The prophets speak ceaselessly about care for the needy and the poor. The call originates in the Torah. Deuteronomy 15:7 tell us that “if there is a poor person among you … do not harden your heart and shut your hand.” On Yom Kippur we read from Isaiah, reminding us that the fast God wants is this: “To let the oppressed go free; to break off every yoke. To share your bread with the hungry, and to take the wretched poor into your home. When you see the naked, clothe him…” (Is. 58:6,7).
Increasingly in modern society we do not see the poor in our daily lives. Wealth insulates and allows us to live among others who are doing well. There are still numerous challenges to life, but the grinding poverty that is a feature of so much of the world (and was prevalent throughout the ancient world) plays an increasingly small role in our everyday reality.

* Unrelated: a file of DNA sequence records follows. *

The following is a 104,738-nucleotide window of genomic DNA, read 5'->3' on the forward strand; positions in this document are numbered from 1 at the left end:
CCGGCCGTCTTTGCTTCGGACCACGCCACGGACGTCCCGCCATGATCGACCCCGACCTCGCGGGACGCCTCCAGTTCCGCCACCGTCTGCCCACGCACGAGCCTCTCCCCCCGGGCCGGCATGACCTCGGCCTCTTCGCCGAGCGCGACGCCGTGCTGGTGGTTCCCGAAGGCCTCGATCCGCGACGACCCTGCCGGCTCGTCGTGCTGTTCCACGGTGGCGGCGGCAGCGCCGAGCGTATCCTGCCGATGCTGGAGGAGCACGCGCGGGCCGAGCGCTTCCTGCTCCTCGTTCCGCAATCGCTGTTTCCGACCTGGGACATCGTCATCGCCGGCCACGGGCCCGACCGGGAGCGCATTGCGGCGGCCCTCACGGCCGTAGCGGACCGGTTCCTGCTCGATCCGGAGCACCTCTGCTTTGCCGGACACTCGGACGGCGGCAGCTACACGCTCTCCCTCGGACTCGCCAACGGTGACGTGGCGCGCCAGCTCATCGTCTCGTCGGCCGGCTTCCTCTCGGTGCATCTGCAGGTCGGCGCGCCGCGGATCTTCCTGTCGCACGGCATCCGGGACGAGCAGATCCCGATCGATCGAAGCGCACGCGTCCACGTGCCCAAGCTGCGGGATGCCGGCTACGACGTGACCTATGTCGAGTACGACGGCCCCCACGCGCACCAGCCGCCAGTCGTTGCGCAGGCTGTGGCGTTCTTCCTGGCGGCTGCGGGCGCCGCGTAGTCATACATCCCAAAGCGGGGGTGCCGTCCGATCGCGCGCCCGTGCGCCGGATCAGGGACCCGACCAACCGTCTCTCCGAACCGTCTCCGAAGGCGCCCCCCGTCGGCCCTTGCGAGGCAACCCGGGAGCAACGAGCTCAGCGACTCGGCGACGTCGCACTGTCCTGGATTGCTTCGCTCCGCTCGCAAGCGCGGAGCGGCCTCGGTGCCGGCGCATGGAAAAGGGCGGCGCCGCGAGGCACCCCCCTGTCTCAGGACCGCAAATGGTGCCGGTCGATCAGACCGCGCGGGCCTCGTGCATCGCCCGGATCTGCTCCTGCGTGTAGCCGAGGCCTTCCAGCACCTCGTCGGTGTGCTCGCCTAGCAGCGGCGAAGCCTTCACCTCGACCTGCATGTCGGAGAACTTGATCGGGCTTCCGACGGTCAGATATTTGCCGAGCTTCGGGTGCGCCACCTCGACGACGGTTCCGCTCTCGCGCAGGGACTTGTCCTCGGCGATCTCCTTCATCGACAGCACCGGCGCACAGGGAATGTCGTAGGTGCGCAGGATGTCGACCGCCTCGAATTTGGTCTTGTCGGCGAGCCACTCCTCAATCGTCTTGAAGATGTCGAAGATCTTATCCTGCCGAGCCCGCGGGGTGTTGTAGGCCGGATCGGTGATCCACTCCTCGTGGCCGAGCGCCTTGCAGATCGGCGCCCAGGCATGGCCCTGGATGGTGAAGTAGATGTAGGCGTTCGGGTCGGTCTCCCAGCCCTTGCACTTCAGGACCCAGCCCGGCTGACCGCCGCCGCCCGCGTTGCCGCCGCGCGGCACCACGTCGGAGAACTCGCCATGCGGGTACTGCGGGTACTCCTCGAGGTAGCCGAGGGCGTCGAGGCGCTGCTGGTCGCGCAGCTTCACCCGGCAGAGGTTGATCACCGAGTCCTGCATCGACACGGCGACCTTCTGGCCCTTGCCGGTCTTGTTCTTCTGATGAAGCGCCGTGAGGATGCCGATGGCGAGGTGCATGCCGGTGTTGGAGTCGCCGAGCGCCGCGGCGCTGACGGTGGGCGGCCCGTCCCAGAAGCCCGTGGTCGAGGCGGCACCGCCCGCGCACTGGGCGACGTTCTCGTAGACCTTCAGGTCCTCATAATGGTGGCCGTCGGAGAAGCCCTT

That separation is call to conscience. Our good fortune should be a spur to empathy and compassion. We who are so blessed must be more beneficent; we who have more gifts must show more gratitude. God has “grasped you by the hand … and appointed you … to bring prisoners from the dungeon” (Is. 42:6,7). Our mission is goodness and the right time is always now.
Rabbi David Wolpe is spiritual leader of Sinai Temple in Los Angeles. Follow him on Twitter: @RabbiWolpe.